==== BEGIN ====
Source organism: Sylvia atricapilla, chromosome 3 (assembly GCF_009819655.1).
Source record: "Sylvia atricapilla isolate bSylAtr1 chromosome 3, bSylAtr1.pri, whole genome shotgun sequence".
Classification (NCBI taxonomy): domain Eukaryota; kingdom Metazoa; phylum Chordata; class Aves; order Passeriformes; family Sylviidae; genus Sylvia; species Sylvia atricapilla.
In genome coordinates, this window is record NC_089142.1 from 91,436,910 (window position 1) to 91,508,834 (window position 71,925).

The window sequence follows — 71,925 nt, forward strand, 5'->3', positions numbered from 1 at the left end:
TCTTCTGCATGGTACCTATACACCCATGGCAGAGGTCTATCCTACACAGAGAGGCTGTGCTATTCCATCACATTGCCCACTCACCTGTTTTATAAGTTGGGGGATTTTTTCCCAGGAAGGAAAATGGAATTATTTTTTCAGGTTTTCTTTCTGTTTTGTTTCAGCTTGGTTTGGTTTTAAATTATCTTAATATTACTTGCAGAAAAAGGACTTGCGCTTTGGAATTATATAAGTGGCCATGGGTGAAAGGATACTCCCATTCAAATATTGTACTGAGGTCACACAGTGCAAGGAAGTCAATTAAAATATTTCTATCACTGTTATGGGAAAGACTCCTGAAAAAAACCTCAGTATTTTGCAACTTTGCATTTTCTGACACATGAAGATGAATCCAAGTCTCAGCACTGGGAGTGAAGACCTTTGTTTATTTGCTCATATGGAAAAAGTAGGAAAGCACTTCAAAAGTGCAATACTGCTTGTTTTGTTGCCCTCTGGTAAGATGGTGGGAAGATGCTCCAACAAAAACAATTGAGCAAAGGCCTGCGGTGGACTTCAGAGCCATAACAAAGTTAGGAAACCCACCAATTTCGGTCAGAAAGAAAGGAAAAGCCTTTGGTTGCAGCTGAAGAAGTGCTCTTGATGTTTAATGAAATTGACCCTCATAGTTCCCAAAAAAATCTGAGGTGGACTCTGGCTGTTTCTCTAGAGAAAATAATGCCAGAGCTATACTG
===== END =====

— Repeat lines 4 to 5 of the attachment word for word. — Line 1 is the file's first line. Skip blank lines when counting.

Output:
In genome coordinates, this window is record NC_089142.1 from 91,436,910 (window position 1) to 91,508,834 (window position 71,925).

The window sequence follows — 71,925 nt, forward strand, 5'->3', positions numbered from 1 at the left end: